Monday, March 28, 2016

Genetics and Your Risk of Alzheimer's

In my classes and support groups, I am often asked how family history affects the risk of Alzheimer's Disease (AD).  It's not a cheerful topic since we cannot change our genes, but it's a fair question that certainly deserves some discussion.

Keep in mind, what do you do if you are genetically considered a higher risk?  Will you change your lifestyle to reduce your risk? Will you live with life to the fullest and take more chances?  Will you plan your future more carefully to make the best of it?

I am not a geneticist, so it's my pleasure to reintroduce Dr. Frank Longo from Stanford who first appeared in the actionable blog post on employing regular exercise to halt brain shrinkage.

In Alzheimer's, it is known that there are two categories:

1. Early Onset AD (or Young Onset or Familial)

  • Less than 2% of all AD cases
  • Development of AD before age 65; onset in 40's and 50's

2. Late Onset AD

  • More than 98% of all AD cases
  • Development of AD at 65 or older

Genetic Risk: Young Onset 
Dr. Longo uses the novel and film "Still Alice" as a popular reference of Young Onset AD. In the story, Alice develops AD symptoms at the age of 50.  For a person with Young Onset, their children have a 50% chance of developing the horrible disease.

He goes on to discuss the more probable Late Onset AD. I will explain the handy dandy slide that is pictured below.

Genetic Risk: Late Onset 
Keep in mind that we all have 23 pairs of genes for a total of 46. The 2 ApoE genes can vary between the E2, E3, or E4, with E4 associated with Alzheimer's Disease.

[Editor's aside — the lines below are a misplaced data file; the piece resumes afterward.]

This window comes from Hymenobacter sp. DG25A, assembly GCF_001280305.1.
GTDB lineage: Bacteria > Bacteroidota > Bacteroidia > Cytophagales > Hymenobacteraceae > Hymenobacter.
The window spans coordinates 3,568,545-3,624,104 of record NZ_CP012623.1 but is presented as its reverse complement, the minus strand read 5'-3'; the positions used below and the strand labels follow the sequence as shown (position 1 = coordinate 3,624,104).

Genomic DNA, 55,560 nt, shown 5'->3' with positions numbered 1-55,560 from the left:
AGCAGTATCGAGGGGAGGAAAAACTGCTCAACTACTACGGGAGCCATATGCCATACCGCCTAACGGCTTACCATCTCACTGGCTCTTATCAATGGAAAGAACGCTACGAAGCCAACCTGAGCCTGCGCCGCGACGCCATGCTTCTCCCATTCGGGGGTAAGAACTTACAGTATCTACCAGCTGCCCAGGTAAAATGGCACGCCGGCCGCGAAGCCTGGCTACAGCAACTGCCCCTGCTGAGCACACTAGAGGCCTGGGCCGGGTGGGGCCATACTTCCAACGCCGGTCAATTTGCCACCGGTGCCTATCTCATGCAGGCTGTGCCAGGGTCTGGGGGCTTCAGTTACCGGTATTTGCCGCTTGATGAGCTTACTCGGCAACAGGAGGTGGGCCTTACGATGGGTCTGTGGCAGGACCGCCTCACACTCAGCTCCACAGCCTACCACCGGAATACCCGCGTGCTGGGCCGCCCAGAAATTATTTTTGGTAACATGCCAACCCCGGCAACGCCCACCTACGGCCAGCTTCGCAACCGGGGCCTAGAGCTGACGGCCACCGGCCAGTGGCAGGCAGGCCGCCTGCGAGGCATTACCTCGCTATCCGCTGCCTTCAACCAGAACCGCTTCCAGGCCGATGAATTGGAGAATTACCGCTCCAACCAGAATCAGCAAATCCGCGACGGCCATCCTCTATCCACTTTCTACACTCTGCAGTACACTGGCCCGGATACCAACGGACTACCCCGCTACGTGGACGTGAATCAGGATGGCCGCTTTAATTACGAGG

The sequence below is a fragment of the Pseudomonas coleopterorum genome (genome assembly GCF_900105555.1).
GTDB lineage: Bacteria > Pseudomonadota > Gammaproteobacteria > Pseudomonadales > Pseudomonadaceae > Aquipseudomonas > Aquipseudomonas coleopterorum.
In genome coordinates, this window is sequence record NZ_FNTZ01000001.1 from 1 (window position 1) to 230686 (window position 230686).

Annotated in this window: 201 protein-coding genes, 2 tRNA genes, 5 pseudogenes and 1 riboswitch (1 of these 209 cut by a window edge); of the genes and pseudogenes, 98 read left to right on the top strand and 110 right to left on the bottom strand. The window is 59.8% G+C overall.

No Family History (hx)
The left box on the above slide, as you can see, is for those individuals with no parent, grandparent, etc., with AD.  My grandfather Milton experienced symptoms of dementia, but we suspect that it was related to alcohol damage rather than AD.  There is no way for me to know for certain.
  • Average risk of 15% over lifetime
  • Without the infamous "E4" version of the ApoE gene, a 9% risk
  • With the E4 version, a 30% risk

One Parent with AD
Following the chart, Dr. Longo offers three options when having one parent with AD:
  • You have no copy of the E4, 30% risk
  • You have 1 copy of the E4,  45% risk
  • You have 2 copies of the E4,  60% risk
Do You Want to Know if You Have the ApoE4 genes?
There are tests to find out if you have the E4 version of the ApoE pair of genes.  Dr. Longo mentions the company 23andMe who will allow you to send a sample of alive for a genetic analysis.  At the time of the presentation in 2015, 23andMe was shutdown by the FDA. Even though they are now allowed to resume genetic testing, they will not offer analysis of the ApoE gene pair if you are from Canada.  If you would like to see a Canada ApoE sample report with plenty of disclaimers, click here.

While I am currently not interested in knowing if I have the E4 version, I can see how some would like to know.  It's important to consider your potential benefits and potential disadvantages.  A clean diet and regular exercise are two prudent ways to potentially reduce the risk of AD and many other diseases. 

Now you...I'd love to hear your comments - would you want to know what variants of the ApoE gene that you have and what drives your answer?

In Peace, 


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Matt Estrade, MBA, CAPS is the Founder and Chief Mentor at Care Partner Mentoring, LLC in Covington/New Orleans, LA, USA. A more extensive biography can be found here.